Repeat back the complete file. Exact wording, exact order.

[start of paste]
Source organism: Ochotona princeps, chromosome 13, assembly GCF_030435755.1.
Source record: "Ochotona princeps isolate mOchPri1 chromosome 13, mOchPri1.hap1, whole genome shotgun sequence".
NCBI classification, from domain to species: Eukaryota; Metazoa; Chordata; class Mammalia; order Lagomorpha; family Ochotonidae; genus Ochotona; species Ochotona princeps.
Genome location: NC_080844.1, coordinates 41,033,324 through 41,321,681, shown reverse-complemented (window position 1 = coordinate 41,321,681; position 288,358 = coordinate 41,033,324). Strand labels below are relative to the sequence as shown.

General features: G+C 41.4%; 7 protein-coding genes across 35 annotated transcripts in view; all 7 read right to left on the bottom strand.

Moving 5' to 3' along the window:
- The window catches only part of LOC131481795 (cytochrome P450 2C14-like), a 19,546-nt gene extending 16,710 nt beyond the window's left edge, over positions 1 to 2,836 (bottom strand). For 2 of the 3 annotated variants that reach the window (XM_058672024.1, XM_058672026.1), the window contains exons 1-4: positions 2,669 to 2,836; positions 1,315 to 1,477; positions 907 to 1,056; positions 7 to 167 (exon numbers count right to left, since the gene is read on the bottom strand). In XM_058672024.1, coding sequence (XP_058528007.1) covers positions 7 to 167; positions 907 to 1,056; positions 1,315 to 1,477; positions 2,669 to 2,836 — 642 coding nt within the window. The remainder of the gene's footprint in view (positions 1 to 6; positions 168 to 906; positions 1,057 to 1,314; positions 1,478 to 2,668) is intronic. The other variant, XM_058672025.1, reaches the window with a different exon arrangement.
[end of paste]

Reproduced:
Source organism: Ochotona princeps, chromosome 13, assembly GCF_030435755.1.
Source record: "Ochotona princeps isolate mOchPri1 chromosome 13, mOchPri1.hap1, whole genome shotgun sequence".
NCBI classification, from domain to species: Eukaryota; Metazoa; Chordata; class Mammalia; order Lagomorpha; family Ochotonidae; genus Ochotona; species Ochotona princeps.
Genome location: NC_080844.1, coordinates 41,033,324 through 41,321,681, shown reverse-complemented (window position 1 = coordinate 41,321,681; position 288,358 = coordinate 41,033,324). Strand labels below are relative to the sequence as shown.

General features: G+C 41.4%; 7 protein-coding genes across 35 annotated transcripts in view; all 7 read right to left on the bottom strand.

Moving 5' to 3' along the window:
- The window catches only part of LOC131481795 (cytochrome P450 2C14-like), a 19,546-nt gene extending 16,710 nt beyond the window's left edge, over positions 1 to 2,836 (bottom strand). For 2 of the 3 annotated variants that reach the window (XM_058672024.1, XM_058672026.1), the window contains exons 1-4: positions 2,669 to 2,836; positions 1,315 to 1,477; positions 907 to 1,056; positions 7 to 167 (exon numbers count right to left, since the gene is read on the bottom strand). In XM_058672024.1, coding sequence (XP_058528007.1) covers positions 7 to 167; positions 907 to 1,056; positions 1,315 to 1,477; positions 2,669 to 2,836 — 642 coding nt within the window. The remainder of the gene's footprint in view (positions 1 to 6; positions 168 to 906; positions 1,057 to 1,314; positions 1,478 to 2,668) is intronic. The other variant, XM_058672025.1, reaches the window with a different exon arrangement.